Economic Growth – Revenue Generation, Debt management and expenditure review; economic participation and empowerment, ownership rights and equitable benefit sharing, and business focus

Infrastructure – Continue to develop and maintain key productive infrastructure assets including opening up missing road links and bridges, increasing communication access for rural areas, utilities upgrade (Water and Electricity), housing, air and sea ports;

Law & Order – create safer and secure communities, increase police numbers and discipline, strengthen all levels of courts including villages courts and official, complete rural lock ups and minimize prison breaks.

Education – Continue the Free Education Policy but focus more on increasing quality of teacher training, children learning and infrastructure development including classrooms.

Health – continue the free basic health care and subsidized specialized health care policy and improve health indicators.

Resuscitating the Economy will be a Challenge – Parkop 

June 5, 2017 – BY MATTHEW VARI

Leader of the Social Democratic Party (SDP), Powes Parkop has pointed out the economy as priority number one for the next government.

He said with the economic climate starting to affect society through the increase in social disorder, the SDP party intends to implement five definite proposals that the party will release this week.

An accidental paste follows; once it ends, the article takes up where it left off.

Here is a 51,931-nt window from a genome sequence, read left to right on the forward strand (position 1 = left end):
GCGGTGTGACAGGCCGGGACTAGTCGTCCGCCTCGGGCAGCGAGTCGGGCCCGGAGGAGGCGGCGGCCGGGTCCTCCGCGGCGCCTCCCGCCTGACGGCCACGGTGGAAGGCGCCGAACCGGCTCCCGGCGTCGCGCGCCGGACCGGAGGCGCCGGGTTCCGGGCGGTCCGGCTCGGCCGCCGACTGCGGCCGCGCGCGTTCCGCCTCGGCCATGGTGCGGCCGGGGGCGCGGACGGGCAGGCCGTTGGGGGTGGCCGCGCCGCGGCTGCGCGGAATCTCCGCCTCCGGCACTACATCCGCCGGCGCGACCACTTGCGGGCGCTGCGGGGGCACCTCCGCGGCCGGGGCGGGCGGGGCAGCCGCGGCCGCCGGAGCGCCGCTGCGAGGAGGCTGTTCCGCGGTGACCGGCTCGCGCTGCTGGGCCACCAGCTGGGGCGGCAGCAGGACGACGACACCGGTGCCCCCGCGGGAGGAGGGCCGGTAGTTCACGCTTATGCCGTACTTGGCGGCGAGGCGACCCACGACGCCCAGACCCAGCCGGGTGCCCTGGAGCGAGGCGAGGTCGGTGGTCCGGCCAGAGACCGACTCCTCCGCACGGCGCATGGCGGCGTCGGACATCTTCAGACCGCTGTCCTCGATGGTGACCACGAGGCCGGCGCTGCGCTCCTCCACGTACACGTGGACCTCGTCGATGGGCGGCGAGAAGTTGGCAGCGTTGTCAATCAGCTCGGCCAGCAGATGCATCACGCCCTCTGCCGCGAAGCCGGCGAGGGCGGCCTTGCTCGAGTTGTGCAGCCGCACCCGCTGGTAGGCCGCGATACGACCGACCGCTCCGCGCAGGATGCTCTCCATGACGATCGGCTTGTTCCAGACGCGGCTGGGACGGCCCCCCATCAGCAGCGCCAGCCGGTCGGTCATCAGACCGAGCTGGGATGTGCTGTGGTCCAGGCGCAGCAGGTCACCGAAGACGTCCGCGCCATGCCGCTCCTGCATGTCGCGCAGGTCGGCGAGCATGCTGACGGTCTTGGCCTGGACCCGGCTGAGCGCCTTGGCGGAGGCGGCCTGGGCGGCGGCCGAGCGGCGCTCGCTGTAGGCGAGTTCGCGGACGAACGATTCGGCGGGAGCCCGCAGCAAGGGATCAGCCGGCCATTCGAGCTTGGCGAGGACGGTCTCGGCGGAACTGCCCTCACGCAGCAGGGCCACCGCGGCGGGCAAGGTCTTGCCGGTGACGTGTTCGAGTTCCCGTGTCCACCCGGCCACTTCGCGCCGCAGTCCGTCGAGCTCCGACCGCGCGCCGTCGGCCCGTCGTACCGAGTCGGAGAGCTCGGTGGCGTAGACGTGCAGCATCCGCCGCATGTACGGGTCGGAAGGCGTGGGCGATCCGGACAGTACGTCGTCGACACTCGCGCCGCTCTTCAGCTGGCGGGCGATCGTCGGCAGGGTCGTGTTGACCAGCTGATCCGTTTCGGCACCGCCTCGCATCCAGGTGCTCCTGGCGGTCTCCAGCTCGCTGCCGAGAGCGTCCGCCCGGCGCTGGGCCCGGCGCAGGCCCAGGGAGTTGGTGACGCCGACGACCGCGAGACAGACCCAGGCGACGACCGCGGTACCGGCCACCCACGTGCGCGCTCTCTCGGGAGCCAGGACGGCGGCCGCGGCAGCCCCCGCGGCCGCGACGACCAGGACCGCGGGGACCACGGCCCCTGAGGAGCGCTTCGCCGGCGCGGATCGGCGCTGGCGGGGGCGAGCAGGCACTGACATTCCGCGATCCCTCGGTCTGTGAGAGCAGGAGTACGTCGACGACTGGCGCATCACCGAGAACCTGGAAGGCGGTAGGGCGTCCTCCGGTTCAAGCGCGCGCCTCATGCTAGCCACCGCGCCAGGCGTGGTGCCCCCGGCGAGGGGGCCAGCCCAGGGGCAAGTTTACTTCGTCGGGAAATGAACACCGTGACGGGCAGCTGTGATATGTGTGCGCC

“The biggest challenge for the next government is to resuscitate the economy and grow the economy and keep it growing,” Mr Parkop said.

“On my part, as a party leader of SDP, we have a definitive proposal. I will be releasing it definitely to address the economy.”

“We cannot just wait for the commodity price to pick up. We must deal with the foreign exchange problem. It is not an economic problem, it is a man-made problem.”

He maintained his party has the ability to solve the issue, but insisted the need for government intervention.

“We have the capacity to solve this problem one go. It just needs direct intervention from the government.”

“They have the ability to do that, but I don’t know why the government is not moving quickly to solve this foreign exchange problem, because that is squeezing the air out of the economy.”

“The private sector cannot trade efficiently on time so therefore, they cannot grow. How will the economy grow and recover if we do not improve the situation? So I will be announcing on our part as a party what we would like to see after the election,” Mr Parkop added.

MANAGEMENT OF ECONOMY PRIORITY – O’NEILL

Australia-PNG Business Council
16th May 2017

PRIME MINISTER Peter O’Neill during his address at opening of the Australian-PNG Business Council in Port Moresby said it was important PNG and Australia continued its long-standing relationship, especially the bilateral trade relations between them.